As described above, our view remains a skeptical one. Is Ceylan Ozalp a brave fighter who killed herself rather than fall into the hands of ISIS? Or is Ceylan’s merely an image that’s being used by unreliable or self-interested international actors as a fictional propaganda puppet?

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Some of the photos of Ozalp show her in fighting poses (like this one) or heroic, scenic poses that could be staged, or could be real. We simply don’t know yet.

As we see in the story below–like all legitimate mainstream media reports–responsibly include this important disclaimer:

“Al Arabiya News Channel could not independently verify the authenticity of the report on her suicide.”

Go here for the full text of the following news story.

By Staff Writer, Al Arabiya News
Sunday, 5 October 2014

A Syrian Kurdish female combatant, who appeared on a BBC report in September, shot herself with a last bullet during fighting with militants of the Islamic State of Iraq and Syria (ISIS) last week, according to media reports.

Ceylan Ozalp, 19, was reportedly surrounded by ISIS fighters near the Syrian Kurdish city of Kobane also known as Ain al-Arab. After she run out of ammunition Ozalp said “goodbye” over the radio and spent her last bullet on killing herself.

Also read: Biden apologizes to UAE for remarks about ISIS

The reports of her suicide, which follows the beheading of seven men and three women by ISIS in Kobane earlier this week, took social media by storm and appeared in several Turkish news websites such as the daily Radikal.

But other reports suggested Ozalp, also known as Diren –which means “resist” in Turkish, never left the northern Syrian town of Jezaa, which is still under the Kurdish control, according to International Business Times.

Al Arabiya News Channel could not independently verify the authenticity of the report on her suicide.

During her interview with the BBC last month, Ozalp said: “We’re not scared of anything…We’ll fight to the last. We’d rather blow ourselves up than be captured by IS (ISIS).”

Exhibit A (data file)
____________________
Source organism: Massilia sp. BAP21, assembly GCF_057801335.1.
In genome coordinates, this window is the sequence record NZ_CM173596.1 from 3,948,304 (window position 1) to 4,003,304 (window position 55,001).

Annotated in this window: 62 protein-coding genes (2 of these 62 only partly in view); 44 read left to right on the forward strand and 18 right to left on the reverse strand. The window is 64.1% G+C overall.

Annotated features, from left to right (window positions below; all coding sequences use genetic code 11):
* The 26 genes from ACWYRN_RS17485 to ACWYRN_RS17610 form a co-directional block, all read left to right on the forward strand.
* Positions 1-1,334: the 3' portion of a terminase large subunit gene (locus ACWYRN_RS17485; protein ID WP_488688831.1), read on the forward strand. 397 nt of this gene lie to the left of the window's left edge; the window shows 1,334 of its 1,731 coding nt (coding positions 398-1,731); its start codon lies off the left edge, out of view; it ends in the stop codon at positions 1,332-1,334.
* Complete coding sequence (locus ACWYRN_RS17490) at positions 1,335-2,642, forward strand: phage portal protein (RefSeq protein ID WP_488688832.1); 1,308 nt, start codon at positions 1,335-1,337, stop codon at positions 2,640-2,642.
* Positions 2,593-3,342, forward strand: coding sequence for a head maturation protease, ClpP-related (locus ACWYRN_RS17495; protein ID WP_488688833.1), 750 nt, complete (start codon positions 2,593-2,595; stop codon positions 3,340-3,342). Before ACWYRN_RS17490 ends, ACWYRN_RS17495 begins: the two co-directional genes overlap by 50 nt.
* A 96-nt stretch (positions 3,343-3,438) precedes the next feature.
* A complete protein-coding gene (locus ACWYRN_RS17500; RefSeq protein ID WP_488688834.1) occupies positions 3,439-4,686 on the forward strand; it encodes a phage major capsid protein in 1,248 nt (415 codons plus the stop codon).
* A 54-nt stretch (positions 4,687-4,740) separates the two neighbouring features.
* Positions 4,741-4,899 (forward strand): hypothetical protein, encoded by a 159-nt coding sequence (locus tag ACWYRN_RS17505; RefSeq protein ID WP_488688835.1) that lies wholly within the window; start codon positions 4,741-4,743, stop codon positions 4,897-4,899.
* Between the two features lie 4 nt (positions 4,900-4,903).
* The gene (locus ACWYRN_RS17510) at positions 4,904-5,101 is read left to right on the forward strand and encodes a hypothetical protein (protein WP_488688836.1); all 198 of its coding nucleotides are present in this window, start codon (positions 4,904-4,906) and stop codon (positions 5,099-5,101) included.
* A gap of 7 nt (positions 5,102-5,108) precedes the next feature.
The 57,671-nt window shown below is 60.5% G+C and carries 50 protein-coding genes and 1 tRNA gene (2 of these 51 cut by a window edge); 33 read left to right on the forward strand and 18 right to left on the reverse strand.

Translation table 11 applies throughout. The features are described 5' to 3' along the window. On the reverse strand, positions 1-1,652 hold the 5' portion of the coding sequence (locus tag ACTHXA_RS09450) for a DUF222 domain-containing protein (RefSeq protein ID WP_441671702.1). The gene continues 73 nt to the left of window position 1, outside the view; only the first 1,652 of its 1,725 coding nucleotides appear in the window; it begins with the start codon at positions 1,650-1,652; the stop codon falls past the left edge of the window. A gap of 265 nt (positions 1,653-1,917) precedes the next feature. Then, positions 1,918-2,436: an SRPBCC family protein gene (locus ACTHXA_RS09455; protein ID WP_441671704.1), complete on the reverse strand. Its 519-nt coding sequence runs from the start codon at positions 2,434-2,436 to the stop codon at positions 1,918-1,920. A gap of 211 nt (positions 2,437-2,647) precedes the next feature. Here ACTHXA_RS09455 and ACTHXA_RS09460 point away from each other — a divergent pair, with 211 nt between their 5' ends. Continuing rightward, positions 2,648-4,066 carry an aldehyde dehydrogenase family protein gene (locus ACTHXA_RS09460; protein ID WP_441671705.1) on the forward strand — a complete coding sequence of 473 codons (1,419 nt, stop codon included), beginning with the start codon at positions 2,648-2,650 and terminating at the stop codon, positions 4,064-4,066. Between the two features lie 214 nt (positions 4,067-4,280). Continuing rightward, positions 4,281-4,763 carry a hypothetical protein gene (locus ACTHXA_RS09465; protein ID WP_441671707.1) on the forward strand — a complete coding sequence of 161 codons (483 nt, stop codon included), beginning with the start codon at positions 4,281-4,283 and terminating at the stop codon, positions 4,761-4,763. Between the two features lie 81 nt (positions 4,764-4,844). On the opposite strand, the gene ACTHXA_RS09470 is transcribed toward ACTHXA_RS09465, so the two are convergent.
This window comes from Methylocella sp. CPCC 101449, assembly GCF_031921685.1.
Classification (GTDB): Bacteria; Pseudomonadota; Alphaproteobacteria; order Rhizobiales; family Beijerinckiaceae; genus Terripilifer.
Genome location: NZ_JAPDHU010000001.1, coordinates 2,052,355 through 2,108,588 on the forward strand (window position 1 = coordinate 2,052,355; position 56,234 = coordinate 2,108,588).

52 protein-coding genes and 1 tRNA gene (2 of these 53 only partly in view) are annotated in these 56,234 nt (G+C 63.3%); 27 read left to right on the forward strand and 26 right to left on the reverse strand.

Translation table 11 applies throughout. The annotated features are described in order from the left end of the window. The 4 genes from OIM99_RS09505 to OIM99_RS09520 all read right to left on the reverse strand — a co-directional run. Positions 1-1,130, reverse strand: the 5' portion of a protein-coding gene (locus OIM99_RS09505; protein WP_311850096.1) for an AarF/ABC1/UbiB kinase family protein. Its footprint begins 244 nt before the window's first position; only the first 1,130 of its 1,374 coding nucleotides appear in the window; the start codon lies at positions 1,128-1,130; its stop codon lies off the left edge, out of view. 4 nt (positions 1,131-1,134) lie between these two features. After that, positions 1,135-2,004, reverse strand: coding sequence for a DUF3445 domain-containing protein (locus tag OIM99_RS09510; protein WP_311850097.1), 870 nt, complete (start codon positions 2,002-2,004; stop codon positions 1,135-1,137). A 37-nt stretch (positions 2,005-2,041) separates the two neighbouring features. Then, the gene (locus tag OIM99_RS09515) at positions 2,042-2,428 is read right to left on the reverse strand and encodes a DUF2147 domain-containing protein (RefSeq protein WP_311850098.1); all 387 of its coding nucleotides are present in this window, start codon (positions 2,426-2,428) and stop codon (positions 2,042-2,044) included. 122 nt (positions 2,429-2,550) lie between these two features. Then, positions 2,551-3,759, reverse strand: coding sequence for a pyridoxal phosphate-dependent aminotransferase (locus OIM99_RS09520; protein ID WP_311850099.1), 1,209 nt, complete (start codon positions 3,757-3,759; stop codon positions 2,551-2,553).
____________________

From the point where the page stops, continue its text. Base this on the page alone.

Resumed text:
“When they see a woman with a gun, they’re so afraid they begin to shake. They portray themselves as tough guys to the world. But when they see us with our guns they run away. They see a woman as just a small thing. But one of our women is worth a hundred of their men,” Ozalp told the BBC.

Like Ozalp, many Syrian Kurdish women have joined the Syrian Kurdish People’s Protection Units (YPG), an offshoot of the guerrilla group, the Kurdistan Workers’ Party (PKK). Pictures of these Syrian Kurdish female combatants carrying their Kalashnikovs, or those of their Kurdish Iraqi counterparts – the Peshmergettes – stand out as a striking anomaly in the region’s often male-dominated conflicts.

Several reports accuse ISIS of using female hostages as sex-slaves, often citing stories of Yazidi women – or other minorities – being married off to ISIS fighters…(read more)

Al Arabiya

Last Update: Sunday, 5 October 2014 KSA 22:16 – GMT 19:16


4 Comments on “BREAKING: Al Arabia Reports on Ceylan Ozalp Story; Verification Remains Elusive”

  1. […] Pundit from another Planet The reports of her suicide, which follows the beheading of seven men and three women by ISIS in […]

  2. […] UPDATE 4: AL Arabia Reports on Ceylan Ozalp Story; Verification Remains Elusive […]

  3. […] BREAKING: Al Arabia Reports on Ceylan Ozalp Story; Verification Remains Elusive (punditfromanotherplanet.com) […]

  4. […] [Also see: Al Arabia Reports on Ceylan Ozalp Story; Verification Remains Elusive] […]